Black Girl, Call Home


Product Details

$17.00  $15.81
Berkley Books
Publish Date
5.0 X 7.6 X 0.8 inches | 0.4 pounds

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About the Author

Jasmine Mans is a Black American poet, artist from Newark, New Jersey. She graduated from the University of Wisconsin Madison, with a B.A. in African American Studies. Her debut collection of poetry, Chalk Outlines of Snow Angels, was published in 2012. Mans is the resident poet at the Newark Public Library. She was a member of The Strivers Row Collective.


"You are carrying in your hands a Black woman's heart."
--Jericho Brown, author of Pulitzer Prize winner The Tradition

"Mans takes up the tools of Brooks and Sanchez into her good hands and chisels us an urgent and grand work, proving why she's the favorite poet of all the girls in the back of the bus."
--Danez Smith, author of National Book Award finalist for poetry Don't Call Us Dead

"This book is a haven for all the Black daughters out there, hoping to make sense of the power and powerlessness in their bodies, the connection to others' bodies, and the moments of everyday life that comprise so much of our identities.
--Morgan Jerkins, New York Times bestselling author of This Will Be My Undoing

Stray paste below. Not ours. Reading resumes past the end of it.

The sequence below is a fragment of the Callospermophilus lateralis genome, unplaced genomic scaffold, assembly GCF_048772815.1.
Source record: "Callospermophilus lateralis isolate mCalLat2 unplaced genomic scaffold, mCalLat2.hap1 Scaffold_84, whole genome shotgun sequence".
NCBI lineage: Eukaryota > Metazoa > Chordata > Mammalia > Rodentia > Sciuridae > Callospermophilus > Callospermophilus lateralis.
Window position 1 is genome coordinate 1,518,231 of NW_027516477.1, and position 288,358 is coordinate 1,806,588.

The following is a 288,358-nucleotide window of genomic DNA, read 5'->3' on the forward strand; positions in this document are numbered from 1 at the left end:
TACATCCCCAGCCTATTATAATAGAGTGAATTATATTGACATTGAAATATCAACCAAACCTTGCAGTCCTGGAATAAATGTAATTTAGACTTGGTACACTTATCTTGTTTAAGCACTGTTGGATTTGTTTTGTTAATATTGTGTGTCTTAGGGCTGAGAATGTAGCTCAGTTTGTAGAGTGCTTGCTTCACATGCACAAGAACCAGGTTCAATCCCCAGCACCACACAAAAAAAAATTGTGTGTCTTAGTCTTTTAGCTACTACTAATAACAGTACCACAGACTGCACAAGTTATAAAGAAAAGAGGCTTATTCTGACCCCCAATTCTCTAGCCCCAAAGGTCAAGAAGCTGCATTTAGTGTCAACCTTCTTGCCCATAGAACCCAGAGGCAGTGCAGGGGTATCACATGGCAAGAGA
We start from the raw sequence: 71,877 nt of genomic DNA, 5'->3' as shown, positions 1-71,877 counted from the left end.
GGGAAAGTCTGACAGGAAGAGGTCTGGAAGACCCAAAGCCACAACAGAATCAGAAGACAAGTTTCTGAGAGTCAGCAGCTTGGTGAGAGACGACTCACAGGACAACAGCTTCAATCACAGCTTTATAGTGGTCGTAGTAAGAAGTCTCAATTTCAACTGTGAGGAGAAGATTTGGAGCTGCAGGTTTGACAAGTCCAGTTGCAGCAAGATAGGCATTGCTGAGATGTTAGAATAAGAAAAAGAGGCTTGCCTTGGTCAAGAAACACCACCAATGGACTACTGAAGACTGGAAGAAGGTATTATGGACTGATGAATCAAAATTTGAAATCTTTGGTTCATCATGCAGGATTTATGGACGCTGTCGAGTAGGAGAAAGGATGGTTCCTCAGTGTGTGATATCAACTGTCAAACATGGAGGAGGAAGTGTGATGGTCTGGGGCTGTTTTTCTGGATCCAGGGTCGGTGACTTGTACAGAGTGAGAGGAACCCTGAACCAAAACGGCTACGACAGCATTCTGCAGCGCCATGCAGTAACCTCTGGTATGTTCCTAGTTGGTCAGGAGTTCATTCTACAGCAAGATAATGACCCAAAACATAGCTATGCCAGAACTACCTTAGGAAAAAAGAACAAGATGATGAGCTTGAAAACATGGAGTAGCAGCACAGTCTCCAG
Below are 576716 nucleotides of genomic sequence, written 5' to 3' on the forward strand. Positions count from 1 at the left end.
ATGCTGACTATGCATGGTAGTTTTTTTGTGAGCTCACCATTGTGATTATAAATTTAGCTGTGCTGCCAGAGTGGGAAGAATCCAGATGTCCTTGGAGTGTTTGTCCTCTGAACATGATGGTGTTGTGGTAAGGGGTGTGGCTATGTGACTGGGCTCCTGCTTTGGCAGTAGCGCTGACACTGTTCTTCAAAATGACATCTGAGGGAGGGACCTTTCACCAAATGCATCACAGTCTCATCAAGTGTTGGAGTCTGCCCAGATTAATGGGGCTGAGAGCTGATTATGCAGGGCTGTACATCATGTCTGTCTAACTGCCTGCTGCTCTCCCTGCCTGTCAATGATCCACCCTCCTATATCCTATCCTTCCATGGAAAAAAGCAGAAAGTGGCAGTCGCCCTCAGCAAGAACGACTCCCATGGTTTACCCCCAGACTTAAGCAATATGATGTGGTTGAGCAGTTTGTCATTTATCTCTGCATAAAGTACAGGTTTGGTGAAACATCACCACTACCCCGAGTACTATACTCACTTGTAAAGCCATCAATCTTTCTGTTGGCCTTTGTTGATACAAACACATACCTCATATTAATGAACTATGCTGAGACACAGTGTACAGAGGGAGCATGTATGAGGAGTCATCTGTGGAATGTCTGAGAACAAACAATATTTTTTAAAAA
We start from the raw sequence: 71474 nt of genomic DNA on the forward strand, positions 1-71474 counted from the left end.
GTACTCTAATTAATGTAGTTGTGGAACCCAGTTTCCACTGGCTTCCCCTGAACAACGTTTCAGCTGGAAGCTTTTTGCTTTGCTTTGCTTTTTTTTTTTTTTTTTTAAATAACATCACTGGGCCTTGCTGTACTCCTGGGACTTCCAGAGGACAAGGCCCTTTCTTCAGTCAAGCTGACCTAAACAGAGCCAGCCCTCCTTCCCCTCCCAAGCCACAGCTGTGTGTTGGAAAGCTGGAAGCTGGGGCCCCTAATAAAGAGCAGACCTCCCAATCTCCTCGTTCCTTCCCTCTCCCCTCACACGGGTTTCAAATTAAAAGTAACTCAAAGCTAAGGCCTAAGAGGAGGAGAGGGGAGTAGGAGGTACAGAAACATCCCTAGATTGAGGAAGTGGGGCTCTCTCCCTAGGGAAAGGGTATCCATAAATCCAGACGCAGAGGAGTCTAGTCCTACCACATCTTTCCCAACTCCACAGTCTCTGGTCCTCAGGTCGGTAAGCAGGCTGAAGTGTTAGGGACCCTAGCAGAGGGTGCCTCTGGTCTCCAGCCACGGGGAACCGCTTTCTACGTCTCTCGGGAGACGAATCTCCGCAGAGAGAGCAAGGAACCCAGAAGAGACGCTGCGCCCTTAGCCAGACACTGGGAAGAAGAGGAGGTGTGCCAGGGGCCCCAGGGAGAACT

"These poems both explode and glimmer on the page."
--Clint Smith, author of NAACP Image Award finalist Counting Descent

"The collection is so steeped with tenderness, it feels intimate and wholly relatable."
--Maisy Card, author of These Ghosts Are Family

"Delving into heartbreak, community, family, race, queer identity, sexual violence, feminism, and celebrity, Mans' poems are startling and unforgettable."

"Jasmine Mans pulls at all the threads of who she is as a Black queer woman from Newark, unravels herself, then puts herself back together via clear, precise language that brooks no argument...Black Girl, Call Home moves from vignette to cultural criticism to ballad to eulogy to memoir with grace."

Mans' story feels universal in so many ways.
--Real Simple

"Writing in surefooted verse, Mans refuses to allow our stories to be misunderstood."
--Dr. Alysia Harris, Pushcart nominated author of How Much We Must Have Looked Like Stars to Stars